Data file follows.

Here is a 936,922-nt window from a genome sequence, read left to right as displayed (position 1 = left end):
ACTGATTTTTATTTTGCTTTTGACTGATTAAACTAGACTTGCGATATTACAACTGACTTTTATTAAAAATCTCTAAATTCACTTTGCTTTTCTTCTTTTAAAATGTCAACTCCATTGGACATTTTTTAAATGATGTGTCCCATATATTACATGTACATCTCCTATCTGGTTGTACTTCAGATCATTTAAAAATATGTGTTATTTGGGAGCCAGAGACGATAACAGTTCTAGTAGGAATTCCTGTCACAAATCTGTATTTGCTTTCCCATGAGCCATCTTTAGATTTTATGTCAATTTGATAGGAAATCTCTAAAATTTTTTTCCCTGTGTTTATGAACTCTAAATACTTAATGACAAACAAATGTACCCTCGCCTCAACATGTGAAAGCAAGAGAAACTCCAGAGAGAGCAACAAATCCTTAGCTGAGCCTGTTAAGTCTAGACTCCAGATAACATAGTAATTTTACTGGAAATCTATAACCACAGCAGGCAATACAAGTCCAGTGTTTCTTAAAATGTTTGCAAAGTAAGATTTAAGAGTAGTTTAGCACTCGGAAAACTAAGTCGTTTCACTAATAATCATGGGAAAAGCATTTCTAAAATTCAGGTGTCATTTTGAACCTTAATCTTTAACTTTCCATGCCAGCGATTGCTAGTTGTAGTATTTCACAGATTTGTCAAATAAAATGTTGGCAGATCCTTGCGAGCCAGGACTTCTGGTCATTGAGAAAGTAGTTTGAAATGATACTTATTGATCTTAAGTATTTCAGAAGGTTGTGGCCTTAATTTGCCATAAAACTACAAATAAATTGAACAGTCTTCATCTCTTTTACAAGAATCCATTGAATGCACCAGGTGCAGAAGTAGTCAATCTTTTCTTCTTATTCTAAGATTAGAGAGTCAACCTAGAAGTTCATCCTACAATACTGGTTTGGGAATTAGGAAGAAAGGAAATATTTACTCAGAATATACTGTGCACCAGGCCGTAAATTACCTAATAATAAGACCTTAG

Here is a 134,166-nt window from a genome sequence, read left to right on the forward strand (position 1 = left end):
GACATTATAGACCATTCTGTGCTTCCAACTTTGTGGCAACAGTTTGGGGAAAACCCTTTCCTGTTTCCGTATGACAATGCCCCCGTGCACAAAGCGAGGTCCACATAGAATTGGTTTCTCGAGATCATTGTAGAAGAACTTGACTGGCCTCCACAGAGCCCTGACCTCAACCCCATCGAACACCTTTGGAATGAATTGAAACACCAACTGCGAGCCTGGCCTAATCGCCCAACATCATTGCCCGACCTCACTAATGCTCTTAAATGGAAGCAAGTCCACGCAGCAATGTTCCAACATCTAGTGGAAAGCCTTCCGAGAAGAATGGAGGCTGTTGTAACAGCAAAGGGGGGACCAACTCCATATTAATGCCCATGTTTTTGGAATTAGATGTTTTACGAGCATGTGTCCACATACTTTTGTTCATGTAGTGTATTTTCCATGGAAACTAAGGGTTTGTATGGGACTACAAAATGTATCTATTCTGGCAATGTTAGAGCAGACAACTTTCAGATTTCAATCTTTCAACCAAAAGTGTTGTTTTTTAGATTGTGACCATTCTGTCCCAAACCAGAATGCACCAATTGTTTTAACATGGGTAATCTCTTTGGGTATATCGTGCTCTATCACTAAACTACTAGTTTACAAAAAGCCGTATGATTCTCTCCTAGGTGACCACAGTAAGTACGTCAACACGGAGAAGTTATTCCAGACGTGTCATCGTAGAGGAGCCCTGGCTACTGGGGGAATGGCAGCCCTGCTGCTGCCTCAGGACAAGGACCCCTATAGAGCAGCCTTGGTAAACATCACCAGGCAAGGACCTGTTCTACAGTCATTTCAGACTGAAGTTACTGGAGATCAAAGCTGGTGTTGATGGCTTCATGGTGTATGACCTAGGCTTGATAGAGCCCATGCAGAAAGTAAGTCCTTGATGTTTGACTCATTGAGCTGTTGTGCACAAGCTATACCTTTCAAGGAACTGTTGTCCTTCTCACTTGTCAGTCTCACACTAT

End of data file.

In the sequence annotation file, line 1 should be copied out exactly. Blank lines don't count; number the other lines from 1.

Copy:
Here is a 936,922-nt window from a genome sequence, read left to right as displayed (position 1 = left end):